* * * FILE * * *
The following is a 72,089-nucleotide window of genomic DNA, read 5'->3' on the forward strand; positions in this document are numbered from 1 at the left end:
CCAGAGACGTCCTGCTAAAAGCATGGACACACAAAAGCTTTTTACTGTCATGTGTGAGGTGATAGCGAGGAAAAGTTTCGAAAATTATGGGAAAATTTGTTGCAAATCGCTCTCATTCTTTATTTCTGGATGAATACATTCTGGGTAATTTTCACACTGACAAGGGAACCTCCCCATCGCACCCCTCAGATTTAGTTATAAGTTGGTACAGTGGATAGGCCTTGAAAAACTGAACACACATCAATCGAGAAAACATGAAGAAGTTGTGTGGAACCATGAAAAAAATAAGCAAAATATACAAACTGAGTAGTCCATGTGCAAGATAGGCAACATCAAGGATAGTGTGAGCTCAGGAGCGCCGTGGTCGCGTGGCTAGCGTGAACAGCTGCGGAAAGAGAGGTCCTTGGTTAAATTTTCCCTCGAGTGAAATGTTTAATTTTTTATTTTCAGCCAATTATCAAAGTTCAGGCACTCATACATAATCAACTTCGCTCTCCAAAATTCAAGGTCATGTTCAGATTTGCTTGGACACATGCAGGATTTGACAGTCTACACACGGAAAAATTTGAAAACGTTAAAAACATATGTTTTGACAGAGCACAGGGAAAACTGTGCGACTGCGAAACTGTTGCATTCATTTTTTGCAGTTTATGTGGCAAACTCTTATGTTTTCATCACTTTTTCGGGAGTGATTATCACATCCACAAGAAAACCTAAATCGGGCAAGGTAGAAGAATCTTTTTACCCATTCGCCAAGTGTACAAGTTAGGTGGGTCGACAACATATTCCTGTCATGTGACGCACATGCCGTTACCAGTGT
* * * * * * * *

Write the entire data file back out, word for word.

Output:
The following is a 72,089-nucleotide window of genomic DNA, read 5'->3' on the forward strand; positions in this document are numbered from 1 at the left end:
CCAGAGACGTCCTGCTAAAAGCATGGACACACAAAAGCTTTTTACTGTCATGTGTGAGGTGATAGCGAGGAAAAGTTTCGAAAATTATGGGAAAATTTGTTGCAAATCGCTCTCATTCTTTATTTCTGGATGAATACATTCTGGGTAATTTTCACACTGACAAGGGAACCTCCCCATCGCACCCCTCAGATTTAGTTATAAGTTGGTACAGTGGATAGGCCTTGAAAAACTGAACACACATCAATCGAGAAAACATGAAGAAGTTGTGTGGAACCATGAAAAAAATAAGCAAAATATACAAACTGAGTAGTCCATGTGCAAGATAGGCAACATCAAGGATAGTGTGAGCTCAGGAGCGCCGTGGTCGCGTGGCTAGCGTGAACAGCTGCGGAAAGAGAGGTCCTTGGTTAAATTTTCCCTCGAGTGAAATGTTTAATTTTTTATTTTCAGCCAATTATCAAAGTTCAGGCACTCATACATAATCAACTTCGCTCTCCAAAATTCAAGGTCATGTTCAGATTTGCTTGGACACATGCAGGATTTGACAGTCTACACACGGAAAAATTTGAAAACGTTAAAAACATATGTTTTGACAGAGCACAGGGAAAACTGTGCGACTGCGAAACTGTTGCATTCATTTTTTGCAGTTTATGTGGCAAACTCTTATGTTTTCATCACTTTTTCGGGAGTGATTATCACATCCACAAGAAAACCTAAATCGGGCAAGGTAGAAGAATCTTTTTACCCATTCGCCAAGTGTACAAGTTAGGTGGGTCGACAACATATTCCTGTCATGTGACGCACATGCCGTTACCAGTGT